Categories
Baking Bread British Buns Desserts Recipes Vegetarian

Jubilee Iced Buns

Diamond jubilee celebrations have begun here in Britain and whether one is in favour of the royal family or not (I am), it is hard to screw one’s nose up at the prospect of two public holidays. Only two monarchs in British history have had cause to celebrate 60 years of reign, though arguably such a thing meant a little more in the days of Queen Victoria who celebrated her diamond jubilee in 1897. Still, it is clear from the festive atmosphere to be found in Britain, as well as other countries, that the support and excitement surrounding the multi-national Royal Family remains palpable. Clearly, this is a very important time for Britain and failing to mark the occasion with a sweet and very British treat would be a little remiss. So, despite the rather gloomy lighting conditions, I hope you all enjoy my iced buns.

Categories
European Italian Recipes

Smoked Bacon and Ricotta Ravioli with Apple Sauce

As promised, little over a week ago, here is my post for homemade ravioli and what good ravioli it was too! As expected, it turned out to be a little trickier than my previous attempt at tagliatelle, but as you can see, the end result wasn’t entirely offensive. The only reason ravioli is made more difficult than average pasta is that one must roll one’s dough out to the pasta machine’s thinnest setting, which only serves to pique one’s chances of manhandling it. Still, after a couple of tribulations, we were each faced with a scrumptious plate of rather interesting pasta.

Categories
Baking British Cake Desserts Recipes Vegetarian

Apple and Cinnamon Cake

It would appear that your beloved FrugalFeeding has entered yet another period of furious cake baking. This is a good thing not only because the vast majority of food bloggers find cake irresistible, but also because dealing with my entire Mexican series at once may have hospitalised any number of my faithful readers. However, the act of obscene fabrication aside, it must be said that apple and cinnamon make a truly exquisite combination. When experienced in tandem, they succeed in transporting me directly back to my mother’s apple crumble and my grandmother’s apple pie. So, to be able to take a jolly sizeable bite out of a cake that tastes exactly of those formerly mentioned is, to say the least, most novel. Though, I’m sure that my grandmother would have much preferred the good ol’ fashioned way of experiencing such delicious flavours.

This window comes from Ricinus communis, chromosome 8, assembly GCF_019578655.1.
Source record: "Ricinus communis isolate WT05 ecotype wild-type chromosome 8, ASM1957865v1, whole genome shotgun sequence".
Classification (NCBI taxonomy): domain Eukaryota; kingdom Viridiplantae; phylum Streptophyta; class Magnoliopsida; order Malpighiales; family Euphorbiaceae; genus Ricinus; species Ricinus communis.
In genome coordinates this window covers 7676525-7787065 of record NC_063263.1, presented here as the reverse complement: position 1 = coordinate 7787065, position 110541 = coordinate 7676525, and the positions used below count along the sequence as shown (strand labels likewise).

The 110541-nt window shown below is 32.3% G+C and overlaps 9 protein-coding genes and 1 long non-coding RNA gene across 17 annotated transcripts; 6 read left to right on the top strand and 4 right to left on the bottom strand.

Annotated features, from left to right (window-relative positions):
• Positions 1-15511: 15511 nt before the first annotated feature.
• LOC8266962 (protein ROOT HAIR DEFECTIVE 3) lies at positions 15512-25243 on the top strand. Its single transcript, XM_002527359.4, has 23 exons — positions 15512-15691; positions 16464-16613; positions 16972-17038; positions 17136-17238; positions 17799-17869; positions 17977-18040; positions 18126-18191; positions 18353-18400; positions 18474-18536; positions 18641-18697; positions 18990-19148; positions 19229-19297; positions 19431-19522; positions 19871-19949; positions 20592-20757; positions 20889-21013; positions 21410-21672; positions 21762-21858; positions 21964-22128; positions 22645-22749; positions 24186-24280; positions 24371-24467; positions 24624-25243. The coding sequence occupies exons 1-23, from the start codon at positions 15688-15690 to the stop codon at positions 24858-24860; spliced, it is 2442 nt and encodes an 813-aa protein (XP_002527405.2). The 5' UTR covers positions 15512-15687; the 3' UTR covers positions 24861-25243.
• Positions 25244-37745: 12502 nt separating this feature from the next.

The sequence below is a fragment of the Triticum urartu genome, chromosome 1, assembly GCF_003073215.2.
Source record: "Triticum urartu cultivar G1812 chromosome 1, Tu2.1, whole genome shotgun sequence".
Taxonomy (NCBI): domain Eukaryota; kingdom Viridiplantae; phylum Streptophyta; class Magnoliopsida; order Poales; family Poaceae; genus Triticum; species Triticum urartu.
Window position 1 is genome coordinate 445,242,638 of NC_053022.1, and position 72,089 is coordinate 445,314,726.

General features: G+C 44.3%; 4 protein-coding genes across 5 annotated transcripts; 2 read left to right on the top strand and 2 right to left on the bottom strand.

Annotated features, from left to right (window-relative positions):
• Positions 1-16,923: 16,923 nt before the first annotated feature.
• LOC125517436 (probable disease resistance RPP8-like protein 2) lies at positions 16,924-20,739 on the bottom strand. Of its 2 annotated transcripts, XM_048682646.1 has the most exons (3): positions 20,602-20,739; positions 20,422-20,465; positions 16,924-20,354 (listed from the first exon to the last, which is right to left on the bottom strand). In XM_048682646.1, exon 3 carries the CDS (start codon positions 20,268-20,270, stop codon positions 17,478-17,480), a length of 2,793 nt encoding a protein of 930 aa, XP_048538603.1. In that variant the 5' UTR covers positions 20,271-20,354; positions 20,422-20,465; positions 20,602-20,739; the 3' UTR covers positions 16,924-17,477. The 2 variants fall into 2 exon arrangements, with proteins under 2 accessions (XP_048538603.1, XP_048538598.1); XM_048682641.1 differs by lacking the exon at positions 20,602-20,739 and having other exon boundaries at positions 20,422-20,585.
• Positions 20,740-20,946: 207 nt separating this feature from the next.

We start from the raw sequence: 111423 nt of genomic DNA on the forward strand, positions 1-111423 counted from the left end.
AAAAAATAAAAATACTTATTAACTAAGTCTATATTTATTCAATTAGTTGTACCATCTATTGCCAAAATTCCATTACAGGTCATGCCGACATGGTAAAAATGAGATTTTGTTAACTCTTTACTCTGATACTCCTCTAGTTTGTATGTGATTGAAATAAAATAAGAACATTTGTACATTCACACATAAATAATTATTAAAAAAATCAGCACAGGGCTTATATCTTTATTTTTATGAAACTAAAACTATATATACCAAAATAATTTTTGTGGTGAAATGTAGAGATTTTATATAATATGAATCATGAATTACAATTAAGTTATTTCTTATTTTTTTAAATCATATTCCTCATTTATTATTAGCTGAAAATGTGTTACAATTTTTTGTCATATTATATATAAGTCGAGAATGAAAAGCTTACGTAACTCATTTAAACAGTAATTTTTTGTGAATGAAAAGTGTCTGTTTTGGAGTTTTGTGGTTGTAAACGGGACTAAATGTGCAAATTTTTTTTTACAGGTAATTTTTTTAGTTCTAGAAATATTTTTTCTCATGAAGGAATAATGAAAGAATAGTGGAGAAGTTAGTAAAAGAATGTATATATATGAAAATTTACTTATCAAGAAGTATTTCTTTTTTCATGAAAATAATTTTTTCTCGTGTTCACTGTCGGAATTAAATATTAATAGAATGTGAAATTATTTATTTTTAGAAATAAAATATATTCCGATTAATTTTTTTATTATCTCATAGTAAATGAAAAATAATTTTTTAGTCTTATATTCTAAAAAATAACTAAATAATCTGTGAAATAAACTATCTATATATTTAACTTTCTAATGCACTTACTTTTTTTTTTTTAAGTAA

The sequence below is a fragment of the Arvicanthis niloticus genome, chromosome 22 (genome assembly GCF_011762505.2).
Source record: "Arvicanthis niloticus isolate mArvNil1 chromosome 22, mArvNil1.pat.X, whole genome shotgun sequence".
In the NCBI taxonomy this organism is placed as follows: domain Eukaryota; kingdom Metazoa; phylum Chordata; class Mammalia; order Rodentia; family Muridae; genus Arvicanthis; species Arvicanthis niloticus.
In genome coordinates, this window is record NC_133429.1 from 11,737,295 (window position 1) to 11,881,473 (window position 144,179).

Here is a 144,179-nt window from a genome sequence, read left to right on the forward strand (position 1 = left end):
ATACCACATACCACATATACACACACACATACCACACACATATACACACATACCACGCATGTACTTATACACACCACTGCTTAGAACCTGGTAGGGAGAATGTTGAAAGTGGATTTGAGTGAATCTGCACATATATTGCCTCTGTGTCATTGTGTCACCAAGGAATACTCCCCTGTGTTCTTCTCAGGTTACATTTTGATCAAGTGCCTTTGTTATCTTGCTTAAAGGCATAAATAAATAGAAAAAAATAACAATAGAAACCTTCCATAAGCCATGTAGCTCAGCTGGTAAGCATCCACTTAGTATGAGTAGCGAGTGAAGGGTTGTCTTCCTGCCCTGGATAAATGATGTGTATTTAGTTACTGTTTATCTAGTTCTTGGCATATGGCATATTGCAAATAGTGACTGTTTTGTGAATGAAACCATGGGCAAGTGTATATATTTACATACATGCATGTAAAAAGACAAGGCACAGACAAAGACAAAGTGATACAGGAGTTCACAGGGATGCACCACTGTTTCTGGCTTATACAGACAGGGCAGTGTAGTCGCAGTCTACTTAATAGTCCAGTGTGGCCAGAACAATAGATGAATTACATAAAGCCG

Categories
American Baking British Chocolate Cookies Recipes Vegetarian

Double Chocolate Cookie Bites

 

Cookies are one of those American inventions that even the most staunchly British chap feels utterly compelled to bake from time to time. However, it’s nice to vary things a little; I’ve never baked the same cookie twice. These aren’t in any way similar to my cardamom cookies or my American-style chocolate chunk cookies. Instead, the consistency found within the bites is both soft and fluffy; almost cake like, but not quite. This trait makes these cookies, rather conversely, almost more British than American. It’s rather tricky to decide whether there’s something morally, or indeed culturally wrong with such a thing.

Categories
Baking British Cake Recipes Vegetarian

Classic Caraway Seed Cake

Caraway Seed Cake

Caraway is a particularly delicious, though astonishingly underused, spice. So much so, that it appears as though a Welsh boy who has lived a relatively sheltered existence, is destined to be the main, or even sole, proponent of this citrusy fruit. Yes, you read that correctly, caraway ‘seed’ is rather erroneously named and is probably named in such a way as to avoid confusion due to its size and shape. For those of you who didn’t know, and shame on you for not doing so, caraway has a taste somewhere between that of anise and the tang of citrus zest. It is best known for the part it plays in the cake which lies, in a rather sultry manner, before your very eyes. To me, it is clear to see why it became so popular, though it is rather difficult to get to the bottom of why it has dropped off the culinary radar.